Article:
Is “one person, one vote” really controversial? The case for the National Popular Vote
Two-thirds or more of Americans live in so-called “spectator states,” which include large states like California and Texas, as well as 12 of the 13 least-populous states. Why? Because it doesn’t make sense for candidates to campaign and spend in states that are a guaranteed win or loss under the current system. Those reliably “red” and “blue” states are left out of the process—while voters in a handful of “swing” states are left to pick who is president. Those states determine elections for no other reason than their even balance between Democrats and Republicans. We believe no American should be a spectator of democracy.
With the National Popular Vote, all votes are worth the same. The candidate who gets the most votes wins. Candidates will even be forced to take the drastic step of paying attention to those Americans in “spectator states,” bringing more people into the fold and leading to policies and plans that take everyone into account.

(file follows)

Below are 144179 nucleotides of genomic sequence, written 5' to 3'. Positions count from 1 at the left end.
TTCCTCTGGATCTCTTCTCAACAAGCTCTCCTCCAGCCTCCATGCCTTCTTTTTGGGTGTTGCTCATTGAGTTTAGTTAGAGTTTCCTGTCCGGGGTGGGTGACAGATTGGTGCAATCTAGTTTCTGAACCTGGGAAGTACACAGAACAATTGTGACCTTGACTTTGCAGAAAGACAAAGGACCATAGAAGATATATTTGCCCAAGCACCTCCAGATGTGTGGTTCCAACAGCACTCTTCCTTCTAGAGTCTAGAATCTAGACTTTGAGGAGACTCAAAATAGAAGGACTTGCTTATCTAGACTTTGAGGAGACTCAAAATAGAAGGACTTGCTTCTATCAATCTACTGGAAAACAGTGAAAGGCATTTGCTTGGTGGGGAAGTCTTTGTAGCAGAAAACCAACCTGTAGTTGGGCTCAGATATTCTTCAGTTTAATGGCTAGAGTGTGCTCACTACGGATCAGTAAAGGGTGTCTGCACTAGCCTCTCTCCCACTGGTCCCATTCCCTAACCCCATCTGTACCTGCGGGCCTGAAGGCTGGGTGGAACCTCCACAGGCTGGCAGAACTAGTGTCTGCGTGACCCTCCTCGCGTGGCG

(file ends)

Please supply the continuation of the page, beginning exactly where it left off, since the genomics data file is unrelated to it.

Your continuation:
So with all the facts straight, what’s actually being done to make the National Popular Vote a reality? The answer: a lot.
Fifteen states and Washington DC have all approved the NPV Interstate Compact. They account for 196 votes in the Electoral College, meaning another 74 would make NPV a reality.
The path to 270 could come about in several ways. Texas + Arizona + North Carolina + Missouri = National Popular Vote. Pennsylvania + Minnesota + Georgia + Florida = a fairer democracy. So-called “swing states” don’t control the keys to a win—huh, just like a popular vote. Do the math for yourself below if you don’t believe me.
Regardless of the wonky “what if” game we can play with states that may pass laws to join NPV, the point of the compact itself is simple. The presidential candidate that wins the most votes wins the election. Four states joined the compact in this past year alone, as Colorado, Delaware, New Mexico, and Oregon became the latest states to sign on to the compact to take it over 70 percent of the way to the 270 votes needed. Today, the movement is closer than ever.
In a political system made complicated by unlimited money, gerrymandered maps, and out-of-control lobbying, NPV is simple. Let’s finally embrace one-person one-vote and pass this simple and effective reform.